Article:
A talented and prolific writer, master of the novel, short story, and drama, Milan Kundera (koon-DEHR-uh) is considered one of the major innovators in twentieth century European literature. He was the son of Ludvík and Milada (Janosikova) Kundera; his father, a student of the Czech composer Leo Janáek, was a talented pianist. Intending to become a musician, Kundera studied piano with his father, but he put aside music in 1948 to study scriptwriting and directing at the Film Faculty of the Prague Academy of Music and Dramatic Arts, where he later taught. In reaction against Nazism he joined the Communist Party in 1947 but was purged twice for his outspoken views. In a speech before the Congress of Czechoslovak Writers in 1967 Kundera called for writers to lead the campaign for artistic and cultural freedom that became the Prague Spring of 1968. After the Soviet suppression of Alexander Dubek’s reforms, Kundera was not permitted to publish his works; in 1975 he and his wife were allowed to immigrate to Paris, and he became a French citizen in 1981. He spent much of 1990 in Martinique and Haiti.
Kundera began his literary career as a poet in the 1950’s, publishing three collections of poems before turning to drama and, finally, to fiction, finding greater exactness and precision of expression in prose. In his three collections of short stories, condensed as Laughable Loves, Kundera uses sexual comedy as a way of poking fun at a world of grim ideological constraints and artistic repression. In a totalitarian state, Kundera has observed, one’s private life represents the last bastion of freedom against government control. Sexual expression becomes either a metaphor for or a sublimation of political expression. If the state promotes a rigid morality, then promiscuity becomes a form of rebellion, though a self-destructive one for many of Kundera’s characters.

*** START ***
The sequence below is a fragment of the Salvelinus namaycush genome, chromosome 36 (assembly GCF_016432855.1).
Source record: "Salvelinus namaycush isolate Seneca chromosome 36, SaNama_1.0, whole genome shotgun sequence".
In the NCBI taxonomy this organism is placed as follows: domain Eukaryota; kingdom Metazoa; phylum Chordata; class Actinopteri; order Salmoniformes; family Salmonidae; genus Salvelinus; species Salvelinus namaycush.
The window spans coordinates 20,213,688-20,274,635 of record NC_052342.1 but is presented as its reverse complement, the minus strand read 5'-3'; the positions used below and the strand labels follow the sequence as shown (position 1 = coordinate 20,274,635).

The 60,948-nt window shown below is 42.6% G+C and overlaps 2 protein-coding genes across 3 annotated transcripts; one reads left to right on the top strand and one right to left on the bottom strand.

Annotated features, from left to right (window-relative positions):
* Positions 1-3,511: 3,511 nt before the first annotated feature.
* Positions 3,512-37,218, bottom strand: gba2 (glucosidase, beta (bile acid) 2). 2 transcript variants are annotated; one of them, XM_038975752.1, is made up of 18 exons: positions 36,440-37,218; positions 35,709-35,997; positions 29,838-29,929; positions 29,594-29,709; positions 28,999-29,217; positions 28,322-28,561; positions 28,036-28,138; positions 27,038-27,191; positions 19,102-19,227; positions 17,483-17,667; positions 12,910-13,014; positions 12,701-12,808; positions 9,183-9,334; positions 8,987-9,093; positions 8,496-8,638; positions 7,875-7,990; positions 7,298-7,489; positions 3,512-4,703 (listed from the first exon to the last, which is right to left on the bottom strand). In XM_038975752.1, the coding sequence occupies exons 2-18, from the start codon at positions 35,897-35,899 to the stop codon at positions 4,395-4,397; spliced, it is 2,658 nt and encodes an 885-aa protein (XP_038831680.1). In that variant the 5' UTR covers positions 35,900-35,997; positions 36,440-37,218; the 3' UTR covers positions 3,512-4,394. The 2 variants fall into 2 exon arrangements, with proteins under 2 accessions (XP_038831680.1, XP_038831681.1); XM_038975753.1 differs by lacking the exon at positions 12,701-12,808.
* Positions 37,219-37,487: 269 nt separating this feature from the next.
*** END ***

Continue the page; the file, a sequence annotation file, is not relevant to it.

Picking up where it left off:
His first novel, The Joke, shows Kundera to be a master of ironic sexual comedy with deeper cultural and political implications. The Joke, whose plot is built around a practical joke that backfires, reveals the dangers of a world lacking a sense of humor. Ludvík Jahn, a young student, sends a humorous postcard to his grim Stalinist girlfriend, Marketa, with three parodies of Marxist slogans: “Optimism is the opiate of the people! A healthy atmosphere stinks of stupidity! Long live Trotsky!” For this prank he is called before his local...
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Milan Kundera’s life has followed as curious and circuitous a course as the plots of his polyphonic novels. He worked as a laborer and jazz musician. Influenced by his father, Ludvík, a noted pianist and musicologist, Kundera attended Charles University and the Academy of Music and Dramatic Arts in Prague, where he studied piano, composing, film directing, and screenwriting. He joined the Communist Party in 1948, was expelled in 1950, and was reinstated in 1956. He published three volumes of poetry during the 1950’s, joined the academy’s film faculty in 1958, and began writing plays and stories in the early 1960’s.
The year 1967 proved to be an especially momentous one in Kundera’s life. That year saw his marriage to Vera Hrabankova; the publication and immediate success of his first novel, The Joke; and his provocative speech at the fourth Writers Union meeting. Warning against the threat political repression posed to Czech literature, he spearheaded efforts to speed reform and extend freedom. The reformers carried the day. Antonín Novotny fell from power; Alexander Dubek rose, and with him the Prague Spring of 1968, which ended when the Soviet army, “legitimized” by the token participation of its Warsaw Pact allies, invaded Czechoslovakia on August 20. Kundera was soon branded a counterrevolutionary; he was dismissed from his faculty position, was expelled from the party for a second time, and found his plays banned and his...
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